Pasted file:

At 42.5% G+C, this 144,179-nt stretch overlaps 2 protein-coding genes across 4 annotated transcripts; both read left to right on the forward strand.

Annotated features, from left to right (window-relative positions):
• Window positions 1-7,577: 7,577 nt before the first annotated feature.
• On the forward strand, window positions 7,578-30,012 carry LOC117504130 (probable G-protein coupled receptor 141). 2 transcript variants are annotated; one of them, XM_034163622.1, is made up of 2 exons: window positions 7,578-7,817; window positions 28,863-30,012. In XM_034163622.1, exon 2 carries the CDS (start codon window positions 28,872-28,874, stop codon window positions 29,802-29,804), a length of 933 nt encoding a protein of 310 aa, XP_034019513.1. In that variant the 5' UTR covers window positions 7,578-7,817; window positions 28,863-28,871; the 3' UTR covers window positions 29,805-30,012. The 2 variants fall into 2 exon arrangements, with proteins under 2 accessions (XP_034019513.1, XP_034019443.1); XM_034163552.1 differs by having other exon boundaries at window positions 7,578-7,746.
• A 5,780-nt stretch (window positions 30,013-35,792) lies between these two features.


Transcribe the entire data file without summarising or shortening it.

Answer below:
At 42.5% G+C, this 144,179-nt stretch overlaps 2 protein-coding genes across 4 annotated transcripts; both read left to right on the forward strand.

Annotated features, from left to right (window-relative positions):
• Window positions 1-7,577: 7,577 nt before the first annotated feature.
• On the forward strand, window positions 7,578-30,012 carry LOC117504130 (probable G-protein coupled receptor 141). 2 transcript variants are annotated; one of them, XM_034163622.1, is made up of 2 exons: window positions 7,578-7,817; window positions 28,863-30,012. In XM_034163622.1, exon 2 carries the CDS (start codon window positions 28,872-28,874, stop codon window positions 29,802-29,804), a length of 933 nt encoding a protein of 310 aa, XP_034019513.1. In that variant the 5' UTR covers window positions 7,578-7,817; window positions 28,863-28,871; the 3' UTR covers window positions 29,805-30,012. The 2 variants fall into 2 exon arrangements, with proteins under 2 accessions (XP_034019513.1, XP_034019443.1); XM_034163552.1 differs by having other exon boundaries at window positions 7,578-7,746.
• A 5,780-nt stretch (window positions 30,013-35,792) lies between these two features.